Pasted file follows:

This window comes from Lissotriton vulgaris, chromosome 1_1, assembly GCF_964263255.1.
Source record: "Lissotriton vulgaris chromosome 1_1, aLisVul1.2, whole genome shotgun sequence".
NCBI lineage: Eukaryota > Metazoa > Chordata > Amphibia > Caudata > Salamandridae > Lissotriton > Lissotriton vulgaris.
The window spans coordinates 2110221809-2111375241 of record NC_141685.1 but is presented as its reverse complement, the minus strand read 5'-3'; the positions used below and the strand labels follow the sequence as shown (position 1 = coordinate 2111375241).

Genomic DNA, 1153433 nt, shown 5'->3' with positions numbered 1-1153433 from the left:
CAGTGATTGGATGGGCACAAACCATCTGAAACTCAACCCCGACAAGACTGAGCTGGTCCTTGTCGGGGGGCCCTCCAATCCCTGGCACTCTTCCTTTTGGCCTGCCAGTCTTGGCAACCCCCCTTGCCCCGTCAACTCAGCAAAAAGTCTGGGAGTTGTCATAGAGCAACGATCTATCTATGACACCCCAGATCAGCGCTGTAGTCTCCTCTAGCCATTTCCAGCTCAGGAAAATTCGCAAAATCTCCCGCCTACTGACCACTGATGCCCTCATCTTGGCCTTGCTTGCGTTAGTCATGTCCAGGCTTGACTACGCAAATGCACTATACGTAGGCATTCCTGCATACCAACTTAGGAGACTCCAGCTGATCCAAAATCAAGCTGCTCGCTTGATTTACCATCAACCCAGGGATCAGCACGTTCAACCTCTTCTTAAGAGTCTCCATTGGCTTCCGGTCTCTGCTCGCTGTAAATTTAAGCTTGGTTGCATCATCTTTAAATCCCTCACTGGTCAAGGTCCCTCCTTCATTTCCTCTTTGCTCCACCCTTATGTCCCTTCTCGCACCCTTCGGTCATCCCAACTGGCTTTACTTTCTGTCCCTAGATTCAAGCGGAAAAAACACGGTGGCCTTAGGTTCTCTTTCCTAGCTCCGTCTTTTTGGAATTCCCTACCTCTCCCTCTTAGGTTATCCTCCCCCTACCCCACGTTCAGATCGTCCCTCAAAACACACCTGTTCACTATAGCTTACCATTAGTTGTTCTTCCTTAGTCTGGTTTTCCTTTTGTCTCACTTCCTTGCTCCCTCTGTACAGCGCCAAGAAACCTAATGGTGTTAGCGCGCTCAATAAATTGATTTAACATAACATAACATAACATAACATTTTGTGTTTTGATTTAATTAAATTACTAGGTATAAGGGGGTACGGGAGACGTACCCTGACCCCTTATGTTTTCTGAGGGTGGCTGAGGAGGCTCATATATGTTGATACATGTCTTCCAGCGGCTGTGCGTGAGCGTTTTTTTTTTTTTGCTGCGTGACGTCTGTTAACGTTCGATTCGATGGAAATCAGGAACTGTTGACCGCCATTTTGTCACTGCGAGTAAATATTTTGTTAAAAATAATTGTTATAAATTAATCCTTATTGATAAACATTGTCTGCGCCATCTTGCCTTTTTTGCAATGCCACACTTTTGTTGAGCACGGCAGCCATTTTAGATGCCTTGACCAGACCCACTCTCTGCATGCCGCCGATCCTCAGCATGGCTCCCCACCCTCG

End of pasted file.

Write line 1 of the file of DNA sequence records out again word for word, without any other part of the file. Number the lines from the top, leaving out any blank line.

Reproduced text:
This window comes from Lissotriton vulgaris, chromosome 1_1, assembly GCF_964263255.1.